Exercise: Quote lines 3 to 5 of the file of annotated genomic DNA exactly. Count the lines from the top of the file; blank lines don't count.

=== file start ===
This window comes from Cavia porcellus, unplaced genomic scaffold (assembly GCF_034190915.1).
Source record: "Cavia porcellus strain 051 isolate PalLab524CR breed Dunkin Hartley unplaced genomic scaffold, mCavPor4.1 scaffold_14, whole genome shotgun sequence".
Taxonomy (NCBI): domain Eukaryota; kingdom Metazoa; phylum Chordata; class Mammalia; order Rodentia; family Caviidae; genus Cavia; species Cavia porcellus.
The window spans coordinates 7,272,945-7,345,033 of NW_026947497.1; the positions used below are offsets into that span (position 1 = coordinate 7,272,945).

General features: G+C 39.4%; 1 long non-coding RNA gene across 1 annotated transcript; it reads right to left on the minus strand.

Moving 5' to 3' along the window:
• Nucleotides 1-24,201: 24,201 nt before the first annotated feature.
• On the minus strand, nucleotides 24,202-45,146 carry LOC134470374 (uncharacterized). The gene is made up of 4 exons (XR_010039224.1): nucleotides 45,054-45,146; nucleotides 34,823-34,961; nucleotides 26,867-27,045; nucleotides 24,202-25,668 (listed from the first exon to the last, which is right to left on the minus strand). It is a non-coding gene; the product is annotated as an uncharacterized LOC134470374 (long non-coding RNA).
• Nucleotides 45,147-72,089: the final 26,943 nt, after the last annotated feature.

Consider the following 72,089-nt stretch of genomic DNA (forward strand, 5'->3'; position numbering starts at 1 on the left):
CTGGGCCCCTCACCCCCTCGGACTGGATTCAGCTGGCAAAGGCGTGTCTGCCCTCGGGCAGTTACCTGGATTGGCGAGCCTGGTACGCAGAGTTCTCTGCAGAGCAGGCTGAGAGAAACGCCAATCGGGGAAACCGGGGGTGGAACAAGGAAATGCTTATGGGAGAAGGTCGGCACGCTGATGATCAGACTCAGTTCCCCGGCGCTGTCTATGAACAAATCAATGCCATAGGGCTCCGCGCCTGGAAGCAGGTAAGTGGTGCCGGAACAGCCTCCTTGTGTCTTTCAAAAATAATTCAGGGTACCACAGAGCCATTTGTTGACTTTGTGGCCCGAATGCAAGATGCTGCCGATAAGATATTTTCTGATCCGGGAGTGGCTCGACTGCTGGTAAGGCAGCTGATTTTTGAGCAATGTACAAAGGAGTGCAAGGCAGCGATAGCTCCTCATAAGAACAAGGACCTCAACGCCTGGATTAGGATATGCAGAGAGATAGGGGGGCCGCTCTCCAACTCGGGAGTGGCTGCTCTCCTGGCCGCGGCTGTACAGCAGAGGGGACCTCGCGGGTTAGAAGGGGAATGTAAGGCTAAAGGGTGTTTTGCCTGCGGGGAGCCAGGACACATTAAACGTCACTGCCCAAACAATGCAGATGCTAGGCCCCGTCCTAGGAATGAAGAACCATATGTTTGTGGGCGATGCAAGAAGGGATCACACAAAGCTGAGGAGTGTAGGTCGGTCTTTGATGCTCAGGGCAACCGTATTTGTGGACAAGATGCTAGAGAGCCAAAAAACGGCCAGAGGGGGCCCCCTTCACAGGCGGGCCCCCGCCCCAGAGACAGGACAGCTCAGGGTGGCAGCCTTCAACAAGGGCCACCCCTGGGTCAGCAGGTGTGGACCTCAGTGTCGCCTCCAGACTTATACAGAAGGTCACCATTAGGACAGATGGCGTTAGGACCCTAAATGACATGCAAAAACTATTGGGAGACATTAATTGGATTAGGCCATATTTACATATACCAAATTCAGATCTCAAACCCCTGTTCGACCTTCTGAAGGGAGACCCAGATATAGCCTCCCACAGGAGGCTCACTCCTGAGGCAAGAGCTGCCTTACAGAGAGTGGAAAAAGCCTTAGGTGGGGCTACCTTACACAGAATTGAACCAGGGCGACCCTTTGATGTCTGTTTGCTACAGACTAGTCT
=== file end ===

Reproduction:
Taxonomy (NCBI): domain Eukaryota; kingdom Metazoa; phylum Chordata; class Mammalia; order Rodentia; family Caviidae; genus Cavia; species Cavia porcellus.
The window spans coordinates 7,272,945-7,345,033 of NW_026947497.1; the positions used below are offsets into that span (position 1 = coordinate 7,272,945).

General features: G+C 39.4%; 1 long non-coding RNA gene across 1 annotated transcript; it reads right to left on the minus strand.